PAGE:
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Caffeinated Body Wash and Shampoo Now Exist

Caffeinated Body Wash: For When Waking Up Is Impossible

Incapable of dragging yourself to the shower in the morning? Then why not make it an energizing, physically addictive experience with this Mountain Dew Caffeinated Shampoo and Body Wash ($16)? Once you become dependent, you'll have to shower (maybe several times) just to feel alive. One 20 ounce bottle has about 530 mg of caffeine in it, which breaks down to about a cup of tea's worth per usage — although it's not clear just how much actually gets absorbed.

On the pro side, if it works, all that transdermal caffeine will definitely hit your bloodstream faster than coffee. Plus, it's a diuretic, so it probably does something for cellulite in the short term. What do you think? Would you be curious to replace your morning chai with this stuff, or do you love showering too much as it is?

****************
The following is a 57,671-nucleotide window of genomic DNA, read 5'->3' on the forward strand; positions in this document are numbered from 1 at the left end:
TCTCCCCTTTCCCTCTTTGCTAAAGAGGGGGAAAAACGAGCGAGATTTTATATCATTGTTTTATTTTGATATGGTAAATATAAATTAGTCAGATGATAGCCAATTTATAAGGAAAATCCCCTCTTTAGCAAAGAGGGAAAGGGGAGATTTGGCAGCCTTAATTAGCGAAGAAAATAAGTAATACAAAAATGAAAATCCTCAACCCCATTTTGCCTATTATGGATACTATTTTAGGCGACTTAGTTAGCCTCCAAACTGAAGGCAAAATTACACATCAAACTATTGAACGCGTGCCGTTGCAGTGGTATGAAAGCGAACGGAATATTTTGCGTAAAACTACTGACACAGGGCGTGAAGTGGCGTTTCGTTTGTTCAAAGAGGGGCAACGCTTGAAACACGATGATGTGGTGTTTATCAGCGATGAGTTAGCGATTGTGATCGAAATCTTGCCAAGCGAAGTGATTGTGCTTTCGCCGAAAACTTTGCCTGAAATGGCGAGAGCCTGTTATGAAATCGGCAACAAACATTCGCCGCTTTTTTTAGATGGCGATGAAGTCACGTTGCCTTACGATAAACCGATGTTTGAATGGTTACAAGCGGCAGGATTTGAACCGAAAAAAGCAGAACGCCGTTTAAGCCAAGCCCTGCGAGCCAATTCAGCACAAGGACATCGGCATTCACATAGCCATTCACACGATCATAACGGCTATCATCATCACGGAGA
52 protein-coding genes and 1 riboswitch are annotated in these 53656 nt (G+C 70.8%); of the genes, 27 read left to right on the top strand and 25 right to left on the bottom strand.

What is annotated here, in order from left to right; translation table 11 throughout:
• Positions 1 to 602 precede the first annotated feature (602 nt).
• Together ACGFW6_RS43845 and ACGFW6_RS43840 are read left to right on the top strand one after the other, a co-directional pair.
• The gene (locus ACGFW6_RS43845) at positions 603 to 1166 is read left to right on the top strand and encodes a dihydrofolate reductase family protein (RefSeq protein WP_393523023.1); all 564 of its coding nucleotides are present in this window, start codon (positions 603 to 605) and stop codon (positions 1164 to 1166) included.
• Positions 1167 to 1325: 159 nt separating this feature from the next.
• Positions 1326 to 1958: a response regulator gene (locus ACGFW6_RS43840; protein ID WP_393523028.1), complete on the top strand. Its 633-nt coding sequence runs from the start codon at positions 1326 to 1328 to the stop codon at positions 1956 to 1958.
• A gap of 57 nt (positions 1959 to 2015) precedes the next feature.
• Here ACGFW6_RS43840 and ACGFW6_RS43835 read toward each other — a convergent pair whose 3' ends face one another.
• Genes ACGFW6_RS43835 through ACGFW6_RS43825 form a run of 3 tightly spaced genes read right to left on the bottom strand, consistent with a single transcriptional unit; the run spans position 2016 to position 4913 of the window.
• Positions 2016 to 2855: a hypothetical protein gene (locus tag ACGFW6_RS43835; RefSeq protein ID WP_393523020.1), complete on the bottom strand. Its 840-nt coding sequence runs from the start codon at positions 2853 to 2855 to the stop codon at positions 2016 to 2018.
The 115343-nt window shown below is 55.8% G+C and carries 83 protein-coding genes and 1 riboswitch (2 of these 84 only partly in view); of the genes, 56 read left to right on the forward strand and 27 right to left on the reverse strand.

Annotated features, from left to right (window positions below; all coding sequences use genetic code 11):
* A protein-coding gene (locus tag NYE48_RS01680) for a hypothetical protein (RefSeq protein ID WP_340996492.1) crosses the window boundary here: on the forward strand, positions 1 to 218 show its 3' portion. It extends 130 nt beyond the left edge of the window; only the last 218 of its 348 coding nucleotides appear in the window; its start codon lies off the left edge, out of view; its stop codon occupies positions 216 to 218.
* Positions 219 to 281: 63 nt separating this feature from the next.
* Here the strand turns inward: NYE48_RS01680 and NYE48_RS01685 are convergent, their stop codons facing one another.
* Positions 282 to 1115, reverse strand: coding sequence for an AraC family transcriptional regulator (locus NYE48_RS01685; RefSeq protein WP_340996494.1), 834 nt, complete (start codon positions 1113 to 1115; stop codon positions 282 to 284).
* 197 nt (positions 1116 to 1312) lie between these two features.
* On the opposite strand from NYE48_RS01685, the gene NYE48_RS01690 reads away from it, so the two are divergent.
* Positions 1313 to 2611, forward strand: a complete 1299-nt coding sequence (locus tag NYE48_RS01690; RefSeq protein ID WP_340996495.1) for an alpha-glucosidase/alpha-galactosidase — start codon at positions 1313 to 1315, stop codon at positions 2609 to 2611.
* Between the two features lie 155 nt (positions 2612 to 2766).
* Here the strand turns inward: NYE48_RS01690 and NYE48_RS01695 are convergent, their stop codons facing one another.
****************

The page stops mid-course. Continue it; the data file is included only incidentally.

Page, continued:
hazelberry hazelberry 7 years
Well, our skin does act as a barrier but also absorbs 60% of topicals we put on it. In my opinion the caffeinated body wash or topical cream wouldn't work because the fat is deep in there and really have to be broken down-even plastic surgery doesn't guarantee it. But coffee is good for you! Here is how. You get a jolt of energy by drinking a cup of coffee. Then you go for a run, to the gym where the exercise IS an effective way of getting rid of cellulite and making the skin smoother-doctor guaranteed.
Beauty Beauty 7 years
Hi Arrow, No offense taken. I think perhaps you didn't read the post as tongue-in-cheek as we hoped. Thanks again for your feedback! Bella
arrow1 arrow1 7 years